/rchelp <command name> displays all permission node that are associated with a command.
All commands have an “allow” and “deny” permission. The “deny” permission overrides the “allow” permission. This can be used if a user belongs to a group which allows a command that you need to explicitly deny the user.
All chips have create and destroy permissions. These also have an “allow” and “deny”, which function identically as above. Destruction protection prevents a chip from being destroyed via RC commands or by breaking the blocks that make up the circuit. The following node types can be used:
redstonechips.circuit.destroy.\*- allows destroying any circuit type.
redstonechips.circuit.destroy.deny- denies destroying any circuit type.
redstonechips.circuit.<chip-name>;- allows destroying a specific circuit type.
redstonechips.circuit.<chip-name>.deny- denies destroying a specific circuit type.
Protecting channels allow users to control who can create and destroy wireless chips on particular channels. This system is independent of the other permissions and functions even when permissions are disabled. Users can define admins for the channel, who can change who has access to the channel, and users, who can create chips using the channel, but can not change access.
/rcchannels does not show a user any channels that they do not have access to, and protected channels the user does have access to are shown with a “P” to identify they are protected.
/rcchannels <channel name> will show all authorized users and admins of the channel. Use the command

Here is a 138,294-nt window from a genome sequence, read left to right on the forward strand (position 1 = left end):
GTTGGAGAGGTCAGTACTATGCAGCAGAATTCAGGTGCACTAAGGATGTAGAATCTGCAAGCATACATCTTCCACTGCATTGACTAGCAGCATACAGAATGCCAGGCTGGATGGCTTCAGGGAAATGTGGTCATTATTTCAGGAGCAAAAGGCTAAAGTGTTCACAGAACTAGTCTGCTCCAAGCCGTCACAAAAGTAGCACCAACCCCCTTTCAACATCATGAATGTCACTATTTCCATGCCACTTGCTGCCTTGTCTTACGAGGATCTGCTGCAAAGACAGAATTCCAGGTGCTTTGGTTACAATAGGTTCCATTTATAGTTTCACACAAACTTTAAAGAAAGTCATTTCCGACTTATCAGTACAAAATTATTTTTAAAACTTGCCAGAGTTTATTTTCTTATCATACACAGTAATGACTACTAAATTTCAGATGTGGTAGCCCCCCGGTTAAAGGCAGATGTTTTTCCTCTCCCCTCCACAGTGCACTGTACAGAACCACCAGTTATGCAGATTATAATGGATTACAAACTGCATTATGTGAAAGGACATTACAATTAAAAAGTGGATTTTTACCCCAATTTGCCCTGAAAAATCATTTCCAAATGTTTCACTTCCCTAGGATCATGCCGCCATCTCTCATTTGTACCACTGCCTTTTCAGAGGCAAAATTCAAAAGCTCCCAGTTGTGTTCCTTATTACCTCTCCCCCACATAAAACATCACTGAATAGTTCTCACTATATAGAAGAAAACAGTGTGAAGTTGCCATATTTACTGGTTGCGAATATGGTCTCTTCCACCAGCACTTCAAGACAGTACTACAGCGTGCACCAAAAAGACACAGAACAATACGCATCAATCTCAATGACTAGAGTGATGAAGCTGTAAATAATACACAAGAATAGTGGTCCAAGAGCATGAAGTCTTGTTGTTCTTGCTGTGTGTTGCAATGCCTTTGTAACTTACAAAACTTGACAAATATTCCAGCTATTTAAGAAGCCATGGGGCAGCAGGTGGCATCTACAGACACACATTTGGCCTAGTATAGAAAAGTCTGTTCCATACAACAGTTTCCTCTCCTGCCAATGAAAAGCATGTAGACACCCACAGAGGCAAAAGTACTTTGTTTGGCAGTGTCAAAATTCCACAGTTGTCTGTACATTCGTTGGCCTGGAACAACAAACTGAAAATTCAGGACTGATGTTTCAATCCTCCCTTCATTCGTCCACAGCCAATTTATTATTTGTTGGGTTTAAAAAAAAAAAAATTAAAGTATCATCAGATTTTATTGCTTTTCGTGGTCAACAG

/rcprotect to manage protected channels.
redstonechips.admin: Grants access to all of RedstoneChips including admin commands.
redstonechips.*: Grants access to all of RedstoneChips excluding admin commands.
redstonechips.deny: Denys access to all of RedstoneChips.
redstonechips.command.*: Grants access to all of RedstoneChips commands excluding admin commands.
redstonechips.command.admin: Grants access to all of RedstoneChips commands including admin commands.
redstonechips.command.deny: Deny all commands.
redstonechips.circuit.*: Grants access to create and destroy all RedstoneChips circuits.
redstonechips.circuit.deny: Deny all building or destroying circuits.
Chip libraries are essentially bukkit plugins that provide RedstoneChips with new chip types. If you have a solid understanding of Java, writing your own chips should be easy enough.
These should help you get started:
Don’t hesitate to ask any question by mail or on the forum.